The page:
Eight weeks after Gov. Jerry Brown's administration abruptly dumped its $10 million Bay Bridge public affairs contract, agencies overseeing the new eastern span's construction this week quietly installed a smaller and cheaper temporary public employee team to handle PR.

Bart Ney, the man who had become the face of the new Bay Bridge, and others from his firm, MegaProject Studios, were offered the temporary positions, but they declined.

"We worked hard to make sure that Bart could come back, but he and his people want to stay together and make their firm work," Bay Area Toll Authority spokesman Randy Rentschler said. "I hope for them all the success in the world."

Ney said he hoped something could still be worked out.

"As someone who has led a successful communication team for the Bay Bridge over the past decade, including full bridge closures, the job that was offered to me was part of an unworkable plan," Ney said. "I still hope we can find a way to do this right."

The Toll Authority, Caltrans and the California Transportation Commission are jointly managing the $6.4 billion construction of the world's largest self-anchored suspension span.

The shift comes after state officials in December canceled Caltrans' three-year deal with MegaProject Studios, which had been awarded in May 2012. State officials called the contract excessive in cost and length, in particular, provisions for a documentary video and commemorative book.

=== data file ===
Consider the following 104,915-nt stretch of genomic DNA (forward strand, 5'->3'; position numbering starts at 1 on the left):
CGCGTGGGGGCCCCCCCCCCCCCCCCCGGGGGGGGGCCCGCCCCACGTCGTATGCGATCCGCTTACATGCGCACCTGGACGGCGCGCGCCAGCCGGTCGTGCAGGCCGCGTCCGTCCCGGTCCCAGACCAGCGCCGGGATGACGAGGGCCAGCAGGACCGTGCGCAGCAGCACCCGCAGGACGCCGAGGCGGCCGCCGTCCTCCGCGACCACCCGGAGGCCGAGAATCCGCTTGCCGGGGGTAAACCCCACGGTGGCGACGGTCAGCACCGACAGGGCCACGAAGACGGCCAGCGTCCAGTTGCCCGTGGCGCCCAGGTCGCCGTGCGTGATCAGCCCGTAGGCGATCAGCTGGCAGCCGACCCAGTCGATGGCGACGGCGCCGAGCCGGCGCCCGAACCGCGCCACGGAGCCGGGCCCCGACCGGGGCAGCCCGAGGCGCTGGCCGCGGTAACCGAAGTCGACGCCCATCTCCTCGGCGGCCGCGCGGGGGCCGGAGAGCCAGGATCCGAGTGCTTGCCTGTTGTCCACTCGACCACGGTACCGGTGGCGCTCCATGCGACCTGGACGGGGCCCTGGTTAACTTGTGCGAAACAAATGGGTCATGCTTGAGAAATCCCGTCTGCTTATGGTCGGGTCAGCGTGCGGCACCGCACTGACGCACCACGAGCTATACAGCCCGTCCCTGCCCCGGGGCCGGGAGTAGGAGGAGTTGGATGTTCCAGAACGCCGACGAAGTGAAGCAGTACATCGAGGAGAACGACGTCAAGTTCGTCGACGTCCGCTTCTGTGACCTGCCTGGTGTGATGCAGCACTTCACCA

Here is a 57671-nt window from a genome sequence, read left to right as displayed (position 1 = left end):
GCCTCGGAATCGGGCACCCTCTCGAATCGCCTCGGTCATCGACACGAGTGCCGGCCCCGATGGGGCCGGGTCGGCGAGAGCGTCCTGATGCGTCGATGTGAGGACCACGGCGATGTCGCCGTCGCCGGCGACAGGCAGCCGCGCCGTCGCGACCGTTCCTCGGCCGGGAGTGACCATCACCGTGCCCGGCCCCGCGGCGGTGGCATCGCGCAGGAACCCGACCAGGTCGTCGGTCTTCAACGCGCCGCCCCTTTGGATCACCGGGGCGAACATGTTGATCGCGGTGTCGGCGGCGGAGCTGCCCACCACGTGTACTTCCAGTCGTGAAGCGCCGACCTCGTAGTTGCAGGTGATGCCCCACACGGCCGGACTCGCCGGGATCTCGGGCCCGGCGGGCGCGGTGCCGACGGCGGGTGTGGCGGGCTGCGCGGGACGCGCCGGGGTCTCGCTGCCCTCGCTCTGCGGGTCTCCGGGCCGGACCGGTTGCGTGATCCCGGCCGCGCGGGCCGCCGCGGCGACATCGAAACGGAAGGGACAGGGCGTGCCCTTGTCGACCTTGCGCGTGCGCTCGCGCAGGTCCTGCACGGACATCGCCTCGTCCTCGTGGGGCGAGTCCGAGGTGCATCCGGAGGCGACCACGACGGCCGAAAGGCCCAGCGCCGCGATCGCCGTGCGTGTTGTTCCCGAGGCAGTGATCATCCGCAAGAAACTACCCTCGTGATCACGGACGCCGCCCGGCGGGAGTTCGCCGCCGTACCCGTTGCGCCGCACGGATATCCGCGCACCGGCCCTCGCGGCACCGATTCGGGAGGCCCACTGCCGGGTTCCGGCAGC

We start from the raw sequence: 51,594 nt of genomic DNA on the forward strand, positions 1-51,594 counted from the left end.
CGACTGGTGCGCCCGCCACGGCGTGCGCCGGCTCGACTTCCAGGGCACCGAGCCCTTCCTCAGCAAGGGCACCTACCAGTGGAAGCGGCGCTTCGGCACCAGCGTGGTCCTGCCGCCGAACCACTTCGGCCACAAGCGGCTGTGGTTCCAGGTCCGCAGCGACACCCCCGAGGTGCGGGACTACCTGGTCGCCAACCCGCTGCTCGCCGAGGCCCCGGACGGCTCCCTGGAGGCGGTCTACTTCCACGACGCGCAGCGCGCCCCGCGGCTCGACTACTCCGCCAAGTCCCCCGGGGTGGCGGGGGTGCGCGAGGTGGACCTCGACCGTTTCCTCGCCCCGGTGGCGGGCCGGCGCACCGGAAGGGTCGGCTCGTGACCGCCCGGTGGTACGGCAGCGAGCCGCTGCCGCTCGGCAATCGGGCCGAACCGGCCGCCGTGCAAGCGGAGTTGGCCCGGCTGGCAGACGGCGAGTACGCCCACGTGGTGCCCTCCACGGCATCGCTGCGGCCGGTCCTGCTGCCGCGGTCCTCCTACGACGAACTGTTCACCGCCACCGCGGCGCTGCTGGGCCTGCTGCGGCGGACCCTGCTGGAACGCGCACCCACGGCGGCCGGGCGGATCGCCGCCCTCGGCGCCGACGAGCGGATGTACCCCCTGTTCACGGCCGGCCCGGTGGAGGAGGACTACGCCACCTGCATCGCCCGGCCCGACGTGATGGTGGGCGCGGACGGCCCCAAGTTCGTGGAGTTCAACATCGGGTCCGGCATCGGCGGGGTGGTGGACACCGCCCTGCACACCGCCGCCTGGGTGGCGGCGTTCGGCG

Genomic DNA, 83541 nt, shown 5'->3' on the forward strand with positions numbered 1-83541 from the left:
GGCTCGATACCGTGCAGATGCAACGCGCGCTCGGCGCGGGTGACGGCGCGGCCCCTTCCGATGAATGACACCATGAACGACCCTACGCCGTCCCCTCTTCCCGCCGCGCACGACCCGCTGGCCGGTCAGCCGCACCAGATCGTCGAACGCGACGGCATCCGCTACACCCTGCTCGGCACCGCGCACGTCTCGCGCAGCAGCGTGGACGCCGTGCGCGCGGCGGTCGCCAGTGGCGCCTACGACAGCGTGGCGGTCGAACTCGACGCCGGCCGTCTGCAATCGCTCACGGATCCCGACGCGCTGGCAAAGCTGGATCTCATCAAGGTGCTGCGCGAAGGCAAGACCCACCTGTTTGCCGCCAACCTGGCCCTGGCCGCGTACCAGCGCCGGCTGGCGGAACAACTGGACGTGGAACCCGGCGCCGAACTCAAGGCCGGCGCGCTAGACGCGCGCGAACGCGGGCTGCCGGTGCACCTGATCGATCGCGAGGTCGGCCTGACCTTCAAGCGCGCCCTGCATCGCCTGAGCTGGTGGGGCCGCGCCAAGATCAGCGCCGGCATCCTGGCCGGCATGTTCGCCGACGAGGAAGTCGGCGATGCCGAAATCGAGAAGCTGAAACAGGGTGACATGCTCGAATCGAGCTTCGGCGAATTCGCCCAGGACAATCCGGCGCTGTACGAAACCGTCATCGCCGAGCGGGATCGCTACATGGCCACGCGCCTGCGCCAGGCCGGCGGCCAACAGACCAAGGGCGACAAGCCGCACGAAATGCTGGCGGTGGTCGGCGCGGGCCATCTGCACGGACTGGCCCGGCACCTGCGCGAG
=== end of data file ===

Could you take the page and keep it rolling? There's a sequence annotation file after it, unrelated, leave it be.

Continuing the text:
The scaled-down team of five temporary government employees will cost toll-payers less than $1 million, work only 18 months, and provide basic public outreach services. Their work includes coordinating media, updating the website and leading educational tours for schoolchildren and the global seismic safety community, Rentschler said.

Andrew Gordon, who worked for a MegaProject Studios' subcontractor at the span, has been named bridge spokesman.

Caltrans' Bay Area public affairs branch chief Bob Haus and Rentschler's staff will also take on more bridge duties.

"We are working together to meet the challenges within our resources, and the partners are all stepping up," said Caltrans spokesman Will Shuck. "But the bridge is the star, not any one person or personality. This is a very important seismic project."

Caltrans routinely contracts public affairs work on construction projects rather than hire permanent employees for temporary work. Ney has done consulting work for Caltrans for more than a decade on several other Bay Area bridges, including the new Carquinez Bridge between Vallejo and Crockett.

In early 2012, Caltrans took steps to rework its public affairs services for Bay Bridge work and advertised a request for proposals. The proposal called for media relations, community outreach and project documentation on construction of the eastern span. The state also wanted the contractor to handle communications while crews dismantled the old bridge, which can't start until after the new span opens in late 2013.

MegaProject Studios was the only responder and won the contract. At that point, Ney and his colleagues had already earned reputations as sophisticated technology innovators for Bay Bridge communications and outreach.

In 2008, Ney released Bay Bridge Explorer, the first 3D mobile application to document a public works project during construction. He finagled free ads on a major television network about Bay Bridge construction closures in exchange for allowing "The Bachelor" to film a segment on the western span's cables.

Ney and his team also produced 3D video showing how the construction contractors would transfer the weight of the massive span from its temporary supports onto the giant cable and hold itself up.

Contact Lisa Vorderbrueggen at 925-945-4773, lvorderbrueggen@bayareanewsgroup.com, politicswithlisav.blogspot.com or Twitter.com/lvorderbrueggen.